Social Network Links
Powered by Squarespace
Search the Riddleblog
"Amillennialism 101" -- Audio and On-Line Resources
« Tabletalk (from Ligonier) on the Three Forms of Unity | Main | Author's Forum With Dr. David VanDrunen, This Coming Friday, April 4 »

"All That Is Written in the book of the Law" -- Joshua 8:25-30

Joshua%20Conquest.jpgThe Eleventh in a Series of Sermons on the Book of Joshua

This is about as good as it gets.  In many ways, the events recorded at the end of Joshua chapter 8 are the high water mark of Old Testament redemptive history.  At long last, the people of Israel  have entered the promised land.  The Israelites have conquered the Canaanite cities of Jericho and Ai.  They have arrived at the city of Shechem in the valley between Mount Gerazim and Mount Ebal, and they have built an altar on Mount Ebal just as Moses had told them to do.  And there, in the very heart of that good land flowing with milk and honey which God had promised to give them, Israel renewed the covenant God had made with them more than forty years earlier in the barren wilderness at Mount Sinai.  This is truly a high point in redemptive history. 

But such moments are fleeting, sad to say, as the story of redemptive history is mostly downhill from here on.  At this moment in the story of redemption, Israel is obedient unto the Lord and therefore will receive great blessing.  But when Joshua eventually dies and Israel enters that period of biblical history known as the time of the judges, the people of God will forget YHWH and his law, and will do what is right in their own eyes.  Human obedience to the law is not only external and fleeting, but our good works can never remove our guilt before God.  Nor can the covenant God made with Israel and the revelation of his law on two stone tablets change the sinful human heart.  At our best moments, we fall far short of those things God demands of us under the law.  Looking back upon this period from the perspective of the coming of Jesus Christ, Paul tells us in Galatians 3 that all of these Old Testament events were intended to drive the people of God to faith in Jesus Christ, the greater Joshua.  And as we read in Hebrews 10, all of the wonderful things we read about in Joshua chapter 8 are mere shadows of good things yet to come, namely the blessings of the New Covenant, blessings we enjoy as a result of Christ’s saving work.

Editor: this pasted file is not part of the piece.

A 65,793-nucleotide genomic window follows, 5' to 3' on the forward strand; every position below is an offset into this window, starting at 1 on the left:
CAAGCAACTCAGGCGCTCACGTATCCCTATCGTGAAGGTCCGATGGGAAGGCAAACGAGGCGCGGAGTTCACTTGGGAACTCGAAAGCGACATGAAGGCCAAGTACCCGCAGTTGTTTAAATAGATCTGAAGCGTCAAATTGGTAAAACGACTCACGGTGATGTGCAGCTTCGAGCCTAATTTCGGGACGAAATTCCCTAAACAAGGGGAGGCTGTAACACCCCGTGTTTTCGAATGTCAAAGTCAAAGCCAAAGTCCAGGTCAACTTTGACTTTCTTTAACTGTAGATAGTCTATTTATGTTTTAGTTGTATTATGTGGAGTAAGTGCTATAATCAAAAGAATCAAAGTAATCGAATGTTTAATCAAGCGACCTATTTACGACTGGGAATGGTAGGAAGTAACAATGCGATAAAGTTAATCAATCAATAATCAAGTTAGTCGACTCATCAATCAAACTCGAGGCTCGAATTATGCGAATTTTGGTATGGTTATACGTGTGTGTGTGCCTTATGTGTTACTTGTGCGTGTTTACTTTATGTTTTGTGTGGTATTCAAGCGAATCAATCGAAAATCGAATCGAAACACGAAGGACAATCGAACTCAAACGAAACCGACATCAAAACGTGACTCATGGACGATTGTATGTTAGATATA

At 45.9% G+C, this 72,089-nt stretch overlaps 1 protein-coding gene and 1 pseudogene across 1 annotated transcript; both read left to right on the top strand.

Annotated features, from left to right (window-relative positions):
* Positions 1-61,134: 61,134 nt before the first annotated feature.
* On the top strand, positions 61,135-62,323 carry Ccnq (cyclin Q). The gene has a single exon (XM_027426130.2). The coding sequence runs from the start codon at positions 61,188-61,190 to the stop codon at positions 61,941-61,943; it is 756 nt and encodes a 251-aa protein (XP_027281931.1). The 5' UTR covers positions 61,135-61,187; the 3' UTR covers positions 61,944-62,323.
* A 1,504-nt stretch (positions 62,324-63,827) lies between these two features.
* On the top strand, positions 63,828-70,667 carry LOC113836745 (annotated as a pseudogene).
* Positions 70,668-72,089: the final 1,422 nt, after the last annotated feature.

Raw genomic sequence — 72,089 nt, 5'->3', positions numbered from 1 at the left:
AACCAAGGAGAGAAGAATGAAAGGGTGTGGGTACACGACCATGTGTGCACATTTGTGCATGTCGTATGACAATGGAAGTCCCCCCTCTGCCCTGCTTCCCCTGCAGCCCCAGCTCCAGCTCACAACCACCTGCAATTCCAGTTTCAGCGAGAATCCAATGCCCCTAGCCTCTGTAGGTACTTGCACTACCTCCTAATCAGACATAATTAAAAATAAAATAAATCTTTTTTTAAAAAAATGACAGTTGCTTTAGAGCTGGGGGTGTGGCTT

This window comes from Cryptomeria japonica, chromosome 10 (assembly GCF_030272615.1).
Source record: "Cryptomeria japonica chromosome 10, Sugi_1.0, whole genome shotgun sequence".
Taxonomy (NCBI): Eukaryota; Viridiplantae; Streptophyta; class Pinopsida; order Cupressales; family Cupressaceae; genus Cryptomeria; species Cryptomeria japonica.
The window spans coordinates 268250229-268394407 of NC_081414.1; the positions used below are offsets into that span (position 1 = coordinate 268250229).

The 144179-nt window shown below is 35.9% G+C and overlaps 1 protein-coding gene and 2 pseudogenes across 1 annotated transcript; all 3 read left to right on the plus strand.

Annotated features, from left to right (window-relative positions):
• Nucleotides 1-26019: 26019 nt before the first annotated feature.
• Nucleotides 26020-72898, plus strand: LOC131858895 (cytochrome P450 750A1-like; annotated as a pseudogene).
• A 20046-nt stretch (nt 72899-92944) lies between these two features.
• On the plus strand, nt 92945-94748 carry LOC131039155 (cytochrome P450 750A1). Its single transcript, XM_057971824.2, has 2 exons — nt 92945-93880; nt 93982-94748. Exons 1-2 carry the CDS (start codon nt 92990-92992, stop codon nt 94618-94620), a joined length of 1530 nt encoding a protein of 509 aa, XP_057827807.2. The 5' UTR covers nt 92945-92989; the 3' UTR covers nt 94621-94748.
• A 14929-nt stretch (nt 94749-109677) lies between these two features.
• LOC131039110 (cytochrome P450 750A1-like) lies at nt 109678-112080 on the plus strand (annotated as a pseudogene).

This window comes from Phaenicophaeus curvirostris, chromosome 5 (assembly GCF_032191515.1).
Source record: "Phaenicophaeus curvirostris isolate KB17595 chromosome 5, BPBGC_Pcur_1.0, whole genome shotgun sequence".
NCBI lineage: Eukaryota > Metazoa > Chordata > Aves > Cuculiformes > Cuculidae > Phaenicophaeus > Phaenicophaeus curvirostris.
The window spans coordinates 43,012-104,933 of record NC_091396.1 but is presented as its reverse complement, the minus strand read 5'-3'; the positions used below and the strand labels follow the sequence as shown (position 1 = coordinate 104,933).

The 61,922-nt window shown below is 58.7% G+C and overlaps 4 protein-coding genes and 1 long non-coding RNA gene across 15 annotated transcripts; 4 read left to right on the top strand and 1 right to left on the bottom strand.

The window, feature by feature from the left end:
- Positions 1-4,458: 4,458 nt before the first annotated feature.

Our current series on Joshua is part of a larger series entitled “I Will Be Your God and You Will Be My People.”  Throughout this larger series we have been working our way through the story of redemption, focusing on the history of the covenant of works and the covenant of grace as they unfold throughout redemptive history.  In this series so far we have covered the ground from Genesis 1:1 through the first eight chapters of Joshua.  We will now work our way through the rest of Joshua and the Book of Judges.

Recall that Israel had entered the land of promise under the leadership of Joshua, the covenant mediator who had taken the place of Moses.  Israel defeated two significant enemies before the nation marched to the place Moses had told them to go in Deuteronomy 27:4-5.  This covenant renewal ceremony on Mount Ebal was in many ways the theological climax of the entire Book of Joshua.  The people had entered the promised land, YHWH had given them the victory over their enemies, and the nation was obedient unto the Lord.  The people basked in the blessings of God and the nation renewed their covenant with YHWH.  But while all of this is good and entitles the nation of Israel to material blessings from the Lord (the land and its bounty, protection from enemies, and so on), it also hides the fact that the human heart is full of sin, and all those countless Israelites renewing the covenant need a Savior who can deliver them from the guilt and power of sin.  This is why Israel’s priests offer repeated sacrifices for sin, while the author of Hebrews reminds us that all of this is type and shadow, pointing us ahead to the reality, who is Christ.

To read the rest of this sermon, click here

Reader Comments

There are no comments for this journal entry. To create a new comment, use the form below.

PostPost a New Comment

Enter your information below to add a new comment.

My response is on my own website »
Author Email (optional):
Author URL (optional):
All HTML will be escaped. Hyperlinks will be created for URLs automatically.